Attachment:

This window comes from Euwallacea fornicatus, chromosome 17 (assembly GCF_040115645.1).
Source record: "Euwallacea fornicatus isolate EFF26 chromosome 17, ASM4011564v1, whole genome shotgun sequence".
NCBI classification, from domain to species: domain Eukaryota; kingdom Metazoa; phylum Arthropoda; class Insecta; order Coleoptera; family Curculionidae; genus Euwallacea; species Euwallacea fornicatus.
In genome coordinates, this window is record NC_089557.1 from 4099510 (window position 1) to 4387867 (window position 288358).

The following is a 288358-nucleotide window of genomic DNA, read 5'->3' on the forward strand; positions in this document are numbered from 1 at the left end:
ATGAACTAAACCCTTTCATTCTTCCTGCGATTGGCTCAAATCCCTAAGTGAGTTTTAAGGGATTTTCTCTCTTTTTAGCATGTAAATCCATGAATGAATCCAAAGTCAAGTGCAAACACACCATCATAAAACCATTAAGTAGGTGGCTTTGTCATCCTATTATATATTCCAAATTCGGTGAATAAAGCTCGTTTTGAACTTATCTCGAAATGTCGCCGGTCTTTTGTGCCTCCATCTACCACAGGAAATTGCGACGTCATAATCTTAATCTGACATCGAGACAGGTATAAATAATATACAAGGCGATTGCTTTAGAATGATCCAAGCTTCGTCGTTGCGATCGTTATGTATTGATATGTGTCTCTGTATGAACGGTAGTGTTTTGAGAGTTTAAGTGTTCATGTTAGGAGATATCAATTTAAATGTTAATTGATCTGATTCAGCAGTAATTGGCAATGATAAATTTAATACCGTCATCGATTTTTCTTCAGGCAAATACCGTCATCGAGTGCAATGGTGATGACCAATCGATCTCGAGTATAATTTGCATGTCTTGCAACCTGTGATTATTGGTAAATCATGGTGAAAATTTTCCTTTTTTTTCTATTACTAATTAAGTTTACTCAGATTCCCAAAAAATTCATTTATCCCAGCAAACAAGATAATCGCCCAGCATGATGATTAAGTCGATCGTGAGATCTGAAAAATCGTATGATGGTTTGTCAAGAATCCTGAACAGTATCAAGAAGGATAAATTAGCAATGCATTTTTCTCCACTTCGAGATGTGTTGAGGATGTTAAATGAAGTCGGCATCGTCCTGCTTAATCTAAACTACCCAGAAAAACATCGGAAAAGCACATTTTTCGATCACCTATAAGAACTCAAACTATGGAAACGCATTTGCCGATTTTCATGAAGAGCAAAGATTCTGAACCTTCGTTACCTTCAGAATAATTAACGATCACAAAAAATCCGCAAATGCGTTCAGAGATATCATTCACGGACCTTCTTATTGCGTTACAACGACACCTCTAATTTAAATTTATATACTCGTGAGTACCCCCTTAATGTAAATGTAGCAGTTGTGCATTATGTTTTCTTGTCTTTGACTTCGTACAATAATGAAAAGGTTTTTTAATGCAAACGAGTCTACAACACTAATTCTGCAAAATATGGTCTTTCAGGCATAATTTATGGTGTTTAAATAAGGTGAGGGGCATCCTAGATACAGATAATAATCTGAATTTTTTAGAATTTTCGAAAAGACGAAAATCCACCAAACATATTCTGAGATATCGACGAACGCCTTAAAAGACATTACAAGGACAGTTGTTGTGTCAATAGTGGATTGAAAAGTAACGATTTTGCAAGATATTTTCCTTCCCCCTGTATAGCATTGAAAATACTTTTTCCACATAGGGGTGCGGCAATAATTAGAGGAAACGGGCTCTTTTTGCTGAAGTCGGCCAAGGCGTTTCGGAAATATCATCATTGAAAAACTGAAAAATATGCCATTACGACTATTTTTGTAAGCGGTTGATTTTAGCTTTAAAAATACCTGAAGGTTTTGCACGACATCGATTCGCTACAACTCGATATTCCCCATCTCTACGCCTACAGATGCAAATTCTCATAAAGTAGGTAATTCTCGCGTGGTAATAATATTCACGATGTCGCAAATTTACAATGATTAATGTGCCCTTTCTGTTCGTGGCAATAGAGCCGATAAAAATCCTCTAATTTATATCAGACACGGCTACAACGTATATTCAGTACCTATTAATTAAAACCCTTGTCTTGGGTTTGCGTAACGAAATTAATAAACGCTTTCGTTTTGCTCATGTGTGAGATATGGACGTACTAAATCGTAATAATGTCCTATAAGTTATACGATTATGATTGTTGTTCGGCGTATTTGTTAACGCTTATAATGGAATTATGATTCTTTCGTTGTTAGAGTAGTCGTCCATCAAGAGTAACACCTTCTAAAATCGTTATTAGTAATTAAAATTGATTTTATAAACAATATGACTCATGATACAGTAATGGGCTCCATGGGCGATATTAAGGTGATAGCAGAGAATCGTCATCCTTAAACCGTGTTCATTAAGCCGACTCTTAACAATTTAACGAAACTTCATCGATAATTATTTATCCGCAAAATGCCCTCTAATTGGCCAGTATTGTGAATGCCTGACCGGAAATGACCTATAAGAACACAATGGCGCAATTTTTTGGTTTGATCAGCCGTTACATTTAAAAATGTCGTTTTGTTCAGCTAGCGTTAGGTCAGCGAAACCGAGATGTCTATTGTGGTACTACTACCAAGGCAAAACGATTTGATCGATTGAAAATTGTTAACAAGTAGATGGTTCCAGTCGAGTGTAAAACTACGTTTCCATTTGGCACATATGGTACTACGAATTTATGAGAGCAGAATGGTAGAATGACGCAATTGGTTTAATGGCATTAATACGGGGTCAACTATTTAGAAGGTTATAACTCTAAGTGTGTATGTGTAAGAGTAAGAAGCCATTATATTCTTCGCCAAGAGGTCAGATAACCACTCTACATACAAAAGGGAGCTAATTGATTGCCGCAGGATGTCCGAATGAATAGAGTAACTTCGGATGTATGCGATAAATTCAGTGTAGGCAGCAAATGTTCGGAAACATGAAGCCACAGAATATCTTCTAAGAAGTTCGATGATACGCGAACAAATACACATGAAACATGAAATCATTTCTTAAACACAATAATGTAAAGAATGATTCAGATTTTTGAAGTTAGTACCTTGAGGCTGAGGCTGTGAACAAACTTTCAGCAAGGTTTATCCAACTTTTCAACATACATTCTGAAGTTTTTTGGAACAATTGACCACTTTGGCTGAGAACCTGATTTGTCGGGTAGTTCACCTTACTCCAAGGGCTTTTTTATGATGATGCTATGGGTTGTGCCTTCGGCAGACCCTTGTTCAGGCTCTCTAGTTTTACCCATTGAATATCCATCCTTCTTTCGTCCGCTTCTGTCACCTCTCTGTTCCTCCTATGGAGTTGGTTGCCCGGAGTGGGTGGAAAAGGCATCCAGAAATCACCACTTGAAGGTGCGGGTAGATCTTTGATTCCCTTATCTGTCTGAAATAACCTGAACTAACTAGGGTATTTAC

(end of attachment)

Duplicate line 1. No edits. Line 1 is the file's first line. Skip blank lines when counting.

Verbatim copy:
This window comes from Euwallacea fornicatus, chromosome 17 (assembly GCF_040115645.1).